“A series can be great for authors because it can draw in readers and keep them. If they like your first book and its characters, they’re likely to forge ahead and buy more books in the series. This is why there are so many series out there.”
The number one problem we run into during the vetting process here at Indies Unlimited is a book’s description, also sometimes known as the book sales pitch or the book blurb. Too long, too short, too detailed, too vague, too too too, blah blah blah. What it comes down to is: many authors cannot write a book description on their own.
K.S. Brooks thinks it might be okay if a writer doesn’t automatically know how to write a pithy, industrial strength description for his/her book. We’ve lived with the manuscript for months, possibly years. We “know too much” about it to create the best 250 or 500 words of description the book needs to sell.
Her article on Indies Unlimited includes links to related how-to articles along with a list of considerations. If you’re publishing your books yourself or going through a small press that relies on you to write the description for Amazon and the back cover, this article will give you a running start.
“I was recently tasked with putting together a publishing workshop for my local library. As I researched and gathered information, I realized everything they needed to know was available right here, on IndiesUnlimited.com.”
As author Melinda Clayton says, there’s a wealth of information stashed under the Knowledge Base and Resource Pages menu selections on the Indies Unlimited main screen. Sometimes I think we become so accustomed to the menu selections on blog-oriented sites, we forget they’re there and miss out on the links and other information they lead to. We read the posts of the day and move on.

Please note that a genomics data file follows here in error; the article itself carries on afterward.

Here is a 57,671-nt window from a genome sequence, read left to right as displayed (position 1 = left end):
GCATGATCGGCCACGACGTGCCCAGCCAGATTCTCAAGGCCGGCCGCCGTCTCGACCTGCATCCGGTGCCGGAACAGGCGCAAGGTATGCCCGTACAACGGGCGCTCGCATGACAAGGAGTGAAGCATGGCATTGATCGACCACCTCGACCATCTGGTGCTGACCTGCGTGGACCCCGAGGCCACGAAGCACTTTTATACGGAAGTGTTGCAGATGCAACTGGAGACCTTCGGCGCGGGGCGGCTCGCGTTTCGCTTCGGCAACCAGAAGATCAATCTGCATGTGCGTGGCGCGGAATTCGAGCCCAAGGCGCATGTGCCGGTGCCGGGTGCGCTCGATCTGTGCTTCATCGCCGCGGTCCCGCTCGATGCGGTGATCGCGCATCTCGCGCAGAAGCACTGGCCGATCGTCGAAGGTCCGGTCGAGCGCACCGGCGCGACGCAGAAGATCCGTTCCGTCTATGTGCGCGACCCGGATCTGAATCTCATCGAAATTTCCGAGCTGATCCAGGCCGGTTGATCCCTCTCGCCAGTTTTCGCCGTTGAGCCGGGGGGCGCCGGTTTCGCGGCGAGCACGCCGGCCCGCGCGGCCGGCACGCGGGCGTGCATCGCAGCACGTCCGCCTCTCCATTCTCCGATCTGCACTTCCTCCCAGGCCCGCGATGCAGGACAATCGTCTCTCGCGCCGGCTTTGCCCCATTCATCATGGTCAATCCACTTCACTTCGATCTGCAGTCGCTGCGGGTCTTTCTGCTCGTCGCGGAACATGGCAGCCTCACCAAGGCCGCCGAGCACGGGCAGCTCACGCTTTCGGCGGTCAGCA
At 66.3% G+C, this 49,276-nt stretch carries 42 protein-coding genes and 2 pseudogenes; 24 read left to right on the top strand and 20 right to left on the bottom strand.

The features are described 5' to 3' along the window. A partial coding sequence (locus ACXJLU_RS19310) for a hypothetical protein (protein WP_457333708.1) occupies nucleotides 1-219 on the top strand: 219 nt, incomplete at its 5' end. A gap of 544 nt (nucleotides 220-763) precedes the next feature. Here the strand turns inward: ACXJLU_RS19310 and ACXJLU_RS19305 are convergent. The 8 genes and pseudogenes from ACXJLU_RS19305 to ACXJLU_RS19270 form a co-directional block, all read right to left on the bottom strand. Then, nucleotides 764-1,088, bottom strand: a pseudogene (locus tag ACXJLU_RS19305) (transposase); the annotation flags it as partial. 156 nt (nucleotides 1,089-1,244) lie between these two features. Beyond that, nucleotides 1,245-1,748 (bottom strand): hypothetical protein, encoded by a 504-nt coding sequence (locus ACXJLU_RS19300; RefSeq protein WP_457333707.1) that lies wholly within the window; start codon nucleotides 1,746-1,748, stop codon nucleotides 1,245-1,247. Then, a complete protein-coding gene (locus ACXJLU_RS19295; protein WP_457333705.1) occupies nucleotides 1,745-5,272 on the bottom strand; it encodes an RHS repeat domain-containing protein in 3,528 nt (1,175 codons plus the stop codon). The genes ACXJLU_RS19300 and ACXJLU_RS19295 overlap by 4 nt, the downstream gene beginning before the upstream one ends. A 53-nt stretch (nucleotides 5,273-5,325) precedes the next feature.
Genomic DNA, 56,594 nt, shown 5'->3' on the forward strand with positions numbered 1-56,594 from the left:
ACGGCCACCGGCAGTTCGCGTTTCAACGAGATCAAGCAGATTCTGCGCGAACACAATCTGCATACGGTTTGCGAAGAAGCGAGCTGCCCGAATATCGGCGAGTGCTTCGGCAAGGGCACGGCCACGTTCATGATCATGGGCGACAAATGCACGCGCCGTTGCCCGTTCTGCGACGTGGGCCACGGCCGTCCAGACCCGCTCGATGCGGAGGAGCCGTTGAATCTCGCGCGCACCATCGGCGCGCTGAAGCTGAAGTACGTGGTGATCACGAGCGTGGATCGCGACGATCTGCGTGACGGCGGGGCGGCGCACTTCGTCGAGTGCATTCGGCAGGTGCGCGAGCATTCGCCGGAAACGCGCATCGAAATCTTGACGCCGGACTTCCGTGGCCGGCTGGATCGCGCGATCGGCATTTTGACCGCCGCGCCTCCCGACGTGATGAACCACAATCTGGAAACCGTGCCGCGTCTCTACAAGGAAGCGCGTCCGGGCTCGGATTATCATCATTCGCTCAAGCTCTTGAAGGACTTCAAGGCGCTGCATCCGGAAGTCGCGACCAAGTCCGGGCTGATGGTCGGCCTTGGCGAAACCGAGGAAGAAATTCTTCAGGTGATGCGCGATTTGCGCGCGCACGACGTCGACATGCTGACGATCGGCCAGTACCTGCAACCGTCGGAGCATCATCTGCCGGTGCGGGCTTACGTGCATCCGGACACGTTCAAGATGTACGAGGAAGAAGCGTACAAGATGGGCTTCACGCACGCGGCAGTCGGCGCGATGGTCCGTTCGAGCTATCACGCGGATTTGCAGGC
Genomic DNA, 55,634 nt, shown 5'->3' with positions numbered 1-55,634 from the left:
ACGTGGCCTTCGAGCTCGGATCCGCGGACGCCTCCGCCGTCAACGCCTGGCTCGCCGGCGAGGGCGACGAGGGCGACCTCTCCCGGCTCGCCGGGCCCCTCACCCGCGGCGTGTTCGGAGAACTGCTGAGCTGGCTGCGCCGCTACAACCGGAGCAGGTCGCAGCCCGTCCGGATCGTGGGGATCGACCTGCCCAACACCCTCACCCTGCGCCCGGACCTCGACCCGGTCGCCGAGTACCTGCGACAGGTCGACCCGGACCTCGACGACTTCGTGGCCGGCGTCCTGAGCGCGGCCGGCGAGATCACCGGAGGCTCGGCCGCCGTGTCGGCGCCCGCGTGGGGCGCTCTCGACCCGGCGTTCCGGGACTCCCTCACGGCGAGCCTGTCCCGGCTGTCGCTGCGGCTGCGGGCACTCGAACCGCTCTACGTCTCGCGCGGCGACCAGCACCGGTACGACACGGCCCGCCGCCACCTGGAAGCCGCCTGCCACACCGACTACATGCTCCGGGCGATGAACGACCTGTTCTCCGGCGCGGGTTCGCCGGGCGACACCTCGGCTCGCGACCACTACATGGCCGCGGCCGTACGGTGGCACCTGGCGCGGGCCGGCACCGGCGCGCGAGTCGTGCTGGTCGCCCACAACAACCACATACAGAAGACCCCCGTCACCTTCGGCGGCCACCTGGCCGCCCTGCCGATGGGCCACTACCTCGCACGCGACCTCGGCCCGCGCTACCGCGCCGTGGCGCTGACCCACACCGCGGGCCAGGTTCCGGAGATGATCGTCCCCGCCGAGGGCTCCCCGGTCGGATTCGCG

In case you’re not aware, Amazon’s Author Central is a FREE service. If you missed our very first tutorial on setting it up, see that HERE. If you haven’t already, read it. Do it. Then come right back here and I’ll show you how to merge your books. I heard that grumble. Yes, you need to merge your books. Here’s why.
Here’s a handy tip for using Author’s Central. If you’re an author and don’t have an Amazon author’s page, you’re missing a free opportunity for publicity. The page displays when a prospective reader clicks on your name on any of your book’s listings. The page not only shows readers all your books, but bio information and your latest blog post.
Naturally, as K. S. Brooks suggests, if you have multiple editions of a book, it helps to link them together on the page.
“A note before we begin: All of the sites request some of the same information, so you will need to have it handy. They will ask for your name, your address, your email address, the password(s) you want to use, and some very basic financial information: your Social Security number for US residents, and the routing number and account number for the bank where you want them to deposit your royalties. And okay, another note – each will have different requirements for
book covers, so make sure to read those on the respective sites.”
“I ran across this question recently in a Facebook group, and noted there was a lot of opinion on it. Some authors are vehemently opposed to using chapter titles, while others adore them. So, what’s best?Well, the simplest answer is that it’s entirely up to the author. However, chapter titles do tend to be more prevalent in certain genres, so if that’s one you write in, you may want to adopt them.”
R. J. Crayton provides tasty food for thought about the use of chapter titles, noting that some genres tend to use them more than others. I tend not to use them because I don’t like to tip off readers about what’s coming up.
Fortunately, Crayton doesn’t suggest a return to old fashioned chapter titles of the sort that were (a) long, and (b) spoilers, such as: Chapter Three – Where Bob Learns That When His Ship Goes Down Near Cuba, There Are Real Sharks in the Water.
Indies Unlimited offers another good post for writers.
The trouble with dreams is that the defy logic. Last night, I dreamt I was at a Shriners convention. When I woke up, I knew it wasn’t true.